This is excellent for any Italian salad, including a tomato and fresh mozzarella salad Caprese.  It also works nicely for coating vegetables that are destined for the roasting pan, and for marinating a steak.  It’s perfect for my roast pepper salad:

Roast Pepper Salad
Balsamic vinaigrette (above recipe)
3 large red bell peppers
3 large yellow bell peppers

Preheat oven to 500-degrees.  Place whole peppers directly on a metal cookie sheet and place in the oven for 30 minutes.  Remove from the oven and immediately cover the whole sheet with foil, tucking the foil under the sheet all around the edges.  Allow the peppers to rest for at least a half hour, or longer until cool enough to handle comfortably.  Remove the foil.  Now the skin should peel right off.  As you peel the peppers, tear the peppers into strips and place the strips into a bowl.  Once all of the peppers have been peeled, toss the peppers with half of the vinaigrette.  Serve either chilled or at room temperature.

Champagne-Dijon Vinaigrette
½ cup extra virgin olive oil
2 tablespoons champagne vinegar
1 teaspoon Dijon mustard
1 garlic clove, minced
1 teaspoon sea salt
½ teaspoon fresh cracked black pepper

Whisk all ingredients together until well blended.

This dressing works well for almost any salad, from colorful summer heirloom tomato salad platter to a tossed garden vegetable salad to a French salade Nicoise platter.  Here’s a nice salad to kick off a fall dinner, perfect when figs are in season.

Salad Greens with Endives, Figs, Walnuts & Cheese
Champagne-Dijon Vinaigrette (above recipe)
6 cups mixed salad greens
4 Belgian endives, halved lengthwise, layers separated
8 fresh figs, halved vertically
1 cup crumbled goat cheese, Stilton, Roquefort or Gorgonzola cheese
½ cup shelled walnuts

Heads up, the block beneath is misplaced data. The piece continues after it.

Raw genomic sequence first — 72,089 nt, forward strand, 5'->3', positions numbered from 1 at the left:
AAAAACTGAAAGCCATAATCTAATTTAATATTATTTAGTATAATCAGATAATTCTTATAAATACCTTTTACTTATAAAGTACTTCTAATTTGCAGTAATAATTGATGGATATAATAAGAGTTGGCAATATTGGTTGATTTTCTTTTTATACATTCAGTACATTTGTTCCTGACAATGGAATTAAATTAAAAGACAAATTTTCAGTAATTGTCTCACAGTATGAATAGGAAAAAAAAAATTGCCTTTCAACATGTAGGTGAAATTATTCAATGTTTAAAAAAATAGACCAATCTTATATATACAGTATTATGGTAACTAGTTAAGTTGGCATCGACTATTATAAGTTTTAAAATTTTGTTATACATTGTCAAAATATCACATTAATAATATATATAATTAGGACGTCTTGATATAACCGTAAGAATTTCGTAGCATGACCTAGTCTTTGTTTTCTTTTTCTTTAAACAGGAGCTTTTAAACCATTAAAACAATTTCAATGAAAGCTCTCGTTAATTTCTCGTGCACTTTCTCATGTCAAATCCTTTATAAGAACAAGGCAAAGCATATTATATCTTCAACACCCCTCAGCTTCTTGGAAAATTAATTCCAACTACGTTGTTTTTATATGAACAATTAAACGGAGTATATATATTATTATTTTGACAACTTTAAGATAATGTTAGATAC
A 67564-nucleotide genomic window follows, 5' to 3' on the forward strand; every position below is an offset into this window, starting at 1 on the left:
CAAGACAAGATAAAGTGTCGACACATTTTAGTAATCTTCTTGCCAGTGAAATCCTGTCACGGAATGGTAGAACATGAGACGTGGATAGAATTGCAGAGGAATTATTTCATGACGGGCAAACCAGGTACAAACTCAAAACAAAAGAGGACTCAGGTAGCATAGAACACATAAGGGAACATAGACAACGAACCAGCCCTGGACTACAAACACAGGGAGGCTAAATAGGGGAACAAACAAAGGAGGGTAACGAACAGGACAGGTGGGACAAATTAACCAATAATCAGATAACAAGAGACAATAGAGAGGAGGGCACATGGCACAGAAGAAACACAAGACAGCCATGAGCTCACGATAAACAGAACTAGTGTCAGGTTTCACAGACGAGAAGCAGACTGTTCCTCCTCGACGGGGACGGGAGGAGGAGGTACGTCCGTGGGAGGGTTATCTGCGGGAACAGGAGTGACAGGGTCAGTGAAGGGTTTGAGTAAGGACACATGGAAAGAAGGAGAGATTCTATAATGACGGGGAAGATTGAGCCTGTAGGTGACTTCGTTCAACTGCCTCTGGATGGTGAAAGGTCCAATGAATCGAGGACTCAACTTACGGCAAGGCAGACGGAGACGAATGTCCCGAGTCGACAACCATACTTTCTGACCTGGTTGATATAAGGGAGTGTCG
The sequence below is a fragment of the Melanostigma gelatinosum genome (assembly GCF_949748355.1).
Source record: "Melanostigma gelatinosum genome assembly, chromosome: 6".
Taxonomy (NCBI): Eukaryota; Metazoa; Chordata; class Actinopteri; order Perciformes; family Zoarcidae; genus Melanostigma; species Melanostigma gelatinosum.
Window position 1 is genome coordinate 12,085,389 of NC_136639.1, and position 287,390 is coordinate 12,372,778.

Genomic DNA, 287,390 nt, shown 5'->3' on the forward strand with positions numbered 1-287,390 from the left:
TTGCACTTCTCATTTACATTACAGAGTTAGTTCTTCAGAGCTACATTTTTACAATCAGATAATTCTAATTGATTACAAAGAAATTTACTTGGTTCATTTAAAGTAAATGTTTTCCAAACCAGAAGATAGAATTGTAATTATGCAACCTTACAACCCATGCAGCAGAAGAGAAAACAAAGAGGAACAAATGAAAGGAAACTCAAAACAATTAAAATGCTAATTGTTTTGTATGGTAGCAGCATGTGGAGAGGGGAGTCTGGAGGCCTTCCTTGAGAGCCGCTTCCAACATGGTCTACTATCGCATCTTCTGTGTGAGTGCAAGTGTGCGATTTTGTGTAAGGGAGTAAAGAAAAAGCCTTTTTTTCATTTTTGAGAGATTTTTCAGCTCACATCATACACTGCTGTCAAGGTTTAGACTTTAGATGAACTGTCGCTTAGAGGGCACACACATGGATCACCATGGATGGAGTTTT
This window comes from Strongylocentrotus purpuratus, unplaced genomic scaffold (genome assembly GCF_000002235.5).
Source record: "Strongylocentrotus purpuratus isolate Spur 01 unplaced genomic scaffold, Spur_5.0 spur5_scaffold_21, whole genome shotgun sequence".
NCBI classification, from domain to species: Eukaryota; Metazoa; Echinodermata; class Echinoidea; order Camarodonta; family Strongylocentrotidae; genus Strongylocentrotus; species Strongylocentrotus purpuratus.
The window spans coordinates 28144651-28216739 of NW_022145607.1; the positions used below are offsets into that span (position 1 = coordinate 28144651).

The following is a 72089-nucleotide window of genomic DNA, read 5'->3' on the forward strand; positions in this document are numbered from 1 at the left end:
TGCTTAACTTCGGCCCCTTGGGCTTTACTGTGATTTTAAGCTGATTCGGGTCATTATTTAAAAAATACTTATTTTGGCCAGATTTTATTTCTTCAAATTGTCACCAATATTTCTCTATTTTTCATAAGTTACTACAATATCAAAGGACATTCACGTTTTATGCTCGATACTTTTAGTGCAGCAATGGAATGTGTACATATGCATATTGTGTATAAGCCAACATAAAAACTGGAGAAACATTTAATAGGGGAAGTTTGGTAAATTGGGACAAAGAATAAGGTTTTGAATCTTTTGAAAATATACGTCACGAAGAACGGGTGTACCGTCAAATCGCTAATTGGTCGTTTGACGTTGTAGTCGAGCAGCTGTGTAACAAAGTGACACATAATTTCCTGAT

Combine the salad greens and endives.  Arrange mixture among four salad plates.  Divide the cheese among the four plates and sprinkle over each salad.  Arrange four fig halves over each salad.  Sprinkle walnuts on top of each salad; then drizzle each salad with the vinaigrette.

Food for Thought

Just because the temperatures are descending, that doesn’t mean you don’t get to enjoy a really good salad anymore.  While the scorcher days of summer are conducive to dining on chilled main dish salads, fall gives rise to reclaiming the salad course as a satisfying opening act to any dinner.  After we have savored the last of the summer tomatoes, peaches and peppers, there is now a whole new palette for creating the perfect autumn salad.  Start with the background of mixed salad greens, perhaps with some endives and/or radicchio tossed in.  Add to the greens a quality cheese.  That can be crumbled goat cheese, any crumbled blue, such as Gorgonzola or Roquefort, or even thin slices of a Brie or Camembert.  Next, choose an autumnal fruit to add to the plate.  Choices include apples, pears, figs and dried cranberries.  Now for some crunch and healthy fats, toss in some walnuts, hazelnuts or pecans.  Finally, a drizzle of one of the above vinaigrettes will provide that finishing touch.